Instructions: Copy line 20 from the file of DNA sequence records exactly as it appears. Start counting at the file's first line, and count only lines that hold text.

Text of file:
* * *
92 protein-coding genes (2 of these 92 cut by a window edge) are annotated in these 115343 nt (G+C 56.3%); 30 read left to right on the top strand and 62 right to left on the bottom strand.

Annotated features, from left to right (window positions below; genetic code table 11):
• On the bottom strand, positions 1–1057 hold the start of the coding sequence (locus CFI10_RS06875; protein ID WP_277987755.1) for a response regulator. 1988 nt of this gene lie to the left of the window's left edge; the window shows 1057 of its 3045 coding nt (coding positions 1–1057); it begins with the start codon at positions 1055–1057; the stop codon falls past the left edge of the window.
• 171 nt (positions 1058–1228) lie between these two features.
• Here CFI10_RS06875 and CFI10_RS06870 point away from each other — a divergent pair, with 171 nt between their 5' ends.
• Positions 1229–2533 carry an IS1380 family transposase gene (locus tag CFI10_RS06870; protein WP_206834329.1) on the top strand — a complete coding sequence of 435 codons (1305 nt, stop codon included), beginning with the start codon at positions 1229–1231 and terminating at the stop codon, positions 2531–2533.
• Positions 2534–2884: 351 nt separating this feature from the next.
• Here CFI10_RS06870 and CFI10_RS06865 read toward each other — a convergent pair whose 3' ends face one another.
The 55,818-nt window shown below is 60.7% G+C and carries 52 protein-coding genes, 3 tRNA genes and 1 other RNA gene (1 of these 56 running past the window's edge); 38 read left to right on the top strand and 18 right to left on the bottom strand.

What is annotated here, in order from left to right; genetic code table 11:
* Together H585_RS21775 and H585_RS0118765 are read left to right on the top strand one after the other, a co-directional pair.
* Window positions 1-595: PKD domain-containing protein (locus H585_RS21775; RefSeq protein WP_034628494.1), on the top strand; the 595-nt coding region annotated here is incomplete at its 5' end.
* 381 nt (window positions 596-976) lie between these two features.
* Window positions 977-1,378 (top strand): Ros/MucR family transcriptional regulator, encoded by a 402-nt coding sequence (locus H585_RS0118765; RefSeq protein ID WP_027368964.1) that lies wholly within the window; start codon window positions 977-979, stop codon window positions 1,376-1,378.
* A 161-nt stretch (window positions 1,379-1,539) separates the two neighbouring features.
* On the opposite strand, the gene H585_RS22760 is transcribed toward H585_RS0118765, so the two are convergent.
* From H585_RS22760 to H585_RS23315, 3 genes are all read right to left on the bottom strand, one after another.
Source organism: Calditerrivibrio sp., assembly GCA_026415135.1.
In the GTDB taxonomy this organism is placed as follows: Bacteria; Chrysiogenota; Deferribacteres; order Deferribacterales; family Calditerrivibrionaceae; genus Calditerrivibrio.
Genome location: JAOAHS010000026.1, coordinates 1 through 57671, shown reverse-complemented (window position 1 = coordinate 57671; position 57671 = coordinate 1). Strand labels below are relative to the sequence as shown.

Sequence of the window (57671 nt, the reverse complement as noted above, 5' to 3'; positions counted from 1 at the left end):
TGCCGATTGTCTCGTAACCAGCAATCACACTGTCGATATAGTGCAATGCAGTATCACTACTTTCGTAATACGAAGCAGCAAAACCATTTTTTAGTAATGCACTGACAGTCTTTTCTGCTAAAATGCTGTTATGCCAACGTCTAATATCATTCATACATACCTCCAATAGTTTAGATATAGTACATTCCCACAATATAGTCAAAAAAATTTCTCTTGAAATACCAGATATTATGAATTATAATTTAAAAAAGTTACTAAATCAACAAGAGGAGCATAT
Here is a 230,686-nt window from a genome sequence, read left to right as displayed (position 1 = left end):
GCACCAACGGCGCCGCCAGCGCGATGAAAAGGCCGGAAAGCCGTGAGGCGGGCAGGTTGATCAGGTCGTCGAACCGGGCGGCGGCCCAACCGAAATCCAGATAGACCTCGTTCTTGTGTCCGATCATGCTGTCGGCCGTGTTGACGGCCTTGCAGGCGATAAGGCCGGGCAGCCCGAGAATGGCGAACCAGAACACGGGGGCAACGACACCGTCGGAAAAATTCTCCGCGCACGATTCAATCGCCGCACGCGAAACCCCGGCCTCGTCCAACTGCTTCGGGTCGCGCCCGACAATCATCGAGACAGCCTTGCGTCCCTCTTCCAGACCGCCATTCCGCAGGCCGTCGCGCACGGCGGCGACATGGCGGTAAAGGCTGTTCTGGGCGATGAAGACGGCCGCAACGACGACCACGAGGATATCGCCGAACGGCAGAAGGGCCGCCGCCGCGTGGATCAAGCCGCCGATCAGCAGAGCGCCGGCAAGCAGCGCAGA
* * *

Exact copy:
Genome location: JAOAHS010000026.1, coordinates 1 through 57671, shown reverse-complemented (window position 1 = coordinate 57671; position 57671 = coordinate 1). Strand labels below are relative to the sequence as shown.